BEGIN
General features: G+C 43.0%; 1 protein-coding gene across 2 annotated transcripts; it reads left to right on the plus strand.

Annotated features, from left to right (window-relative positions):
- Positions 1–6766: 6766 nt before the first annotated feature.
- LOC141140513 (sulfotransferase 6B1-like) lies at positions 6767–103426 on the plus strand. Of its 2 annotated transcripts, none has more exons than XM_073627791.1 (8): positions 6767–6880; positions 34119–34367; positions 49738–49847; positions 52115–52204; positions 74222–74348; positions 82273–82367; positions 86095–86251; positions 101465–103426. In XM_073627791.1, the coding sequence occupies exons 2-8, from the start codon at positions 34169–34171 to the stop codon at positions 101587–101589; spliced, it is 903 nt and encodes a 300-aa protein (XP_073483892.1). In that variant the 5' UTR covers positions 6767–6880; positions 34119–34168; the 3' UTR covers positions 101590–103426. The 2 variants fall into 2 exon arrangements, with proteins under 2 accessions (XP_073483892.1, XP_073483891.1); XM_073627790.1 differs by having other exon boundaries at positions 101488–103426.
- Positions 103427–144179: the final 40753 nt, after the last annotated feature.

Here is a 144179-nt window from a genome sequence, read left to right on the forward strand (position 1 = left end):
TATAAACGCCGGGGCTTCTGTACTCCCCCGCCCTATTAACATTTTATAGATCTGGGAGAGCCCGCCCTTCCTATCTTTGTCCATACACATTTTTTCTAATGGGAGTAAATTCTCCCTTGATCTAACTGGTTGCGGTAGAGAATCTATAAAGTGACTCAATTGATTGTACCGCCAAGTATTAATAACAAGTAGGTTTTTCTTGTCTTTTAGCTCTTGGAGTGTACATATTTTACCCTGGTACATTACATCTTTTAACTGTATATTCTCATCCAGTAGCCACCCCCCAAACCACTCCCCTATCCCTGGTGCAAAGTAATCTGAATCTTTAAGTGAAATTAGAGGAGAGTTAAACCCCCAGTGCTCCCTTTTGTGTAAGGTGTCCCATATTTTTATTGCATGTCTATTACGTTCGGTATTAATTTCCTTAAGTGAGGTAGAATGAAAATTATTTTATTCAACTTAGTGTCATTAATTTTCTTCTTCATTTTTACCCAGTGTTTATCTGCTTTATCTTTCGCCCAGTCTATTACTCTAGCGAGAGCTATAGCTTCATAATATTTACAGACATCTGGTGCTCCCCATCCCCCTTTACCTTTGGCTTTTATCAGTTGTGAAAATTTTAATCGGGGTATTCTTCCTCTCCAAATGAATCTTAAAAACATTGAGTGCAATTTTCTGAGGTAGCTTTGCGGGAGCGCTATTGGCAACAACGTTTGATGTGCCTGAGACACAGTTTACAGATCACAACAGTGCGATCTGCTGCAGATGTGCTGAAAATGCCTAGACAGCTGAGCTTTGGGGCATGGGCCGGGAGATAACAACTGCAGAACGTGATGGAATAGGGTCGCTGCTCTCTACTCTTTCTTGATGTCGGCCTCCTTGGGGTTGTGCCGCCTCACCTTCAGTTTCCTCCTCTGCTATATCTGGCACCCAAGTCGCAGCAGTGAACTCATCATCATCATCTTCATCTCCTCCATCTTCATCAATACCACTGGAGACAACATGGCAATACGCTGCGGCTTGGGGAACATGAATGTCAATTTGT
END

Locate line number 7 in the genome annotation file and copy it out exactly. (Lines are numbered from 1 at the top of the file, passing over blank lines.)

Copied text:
TATAAACGCCGGGGCTTCTGTACTCCCCCGCCCTATTAACATTTTATAGATCTGGGAGAGCCCGCCCTTCCTATCTTTGTCCATACACATTTTTTCTAATGGGAGTAAATTCTCCCTTGATCTAACTGGTTGCGGTAGAGAATCTATAAAGTGACTCAATTGATTGTACCGCCAAGTATTAATAACAAGTAGGTTTTTCTTGTCTTTTAGCTCTTGGAGTGTACATATTTTACCCTGGTACATTACATCTTTTAACTGTATATTCTCATCCAGTAGCCACCCCCCAAACCACTCCCCTATCCCTGGTGCAAAGTAATCTGAATCTTTAAGTGAAATTAGAGGAGAGTTAAACCCCCAGTGCTCCCTTTTGTGTAAGGTGTCCCATATTTTTATTGCATGTCTATTACGTTCGGTATTAATTTCCTTAAGTGAGGTAGAATGAAAATTATTTTATTCAACTTAGTGTCATTAATTTTCTTCTTCATTTTTACCCAGTGTTTATCTGCTTTATCTTTCGCCCAGTCTATTACTCTAGCGAGAGCTATAGCTTCATAATATTTACAGACATCTGGTGCTCCCCATCCCCCTTTACCTTTGGCTTTTATCAGTTGTGAAAATTTTAATCGGGGTATTCTTCCTCTCCAAATGAATCTTAAAAACATTGAGTGCAATTTTCTGAGGTAGCTTTGCGGGAGCGCTATTGGCAACAACGTTTGATGTGCCTGAGACACAGTTTACAGATCACAACAGTGCGATCTGCTGCAGATGTGCTGAAAATGCCTAGACAGCTGAGCTTTGGGGCATGGGCCGGGAGATAACAACTGCAGAACGTGATGGAATAGGGTCGCTGCTCTCTACTCTTTCTTGATGTCGGCCTCCTTGGGGTTGTGCCGCCTCACCTTCAGTTTCCTCCTCTGCTATATCTGGCACCCAAGTCGCAGCAGTGAACTCATCATCATCATCTTCATCTCCTCCATCTTCATCAATACCACTGGAGACAACATGGCAATACGCTGCGGCTTGGGGAACATGAATGTCAATTTGT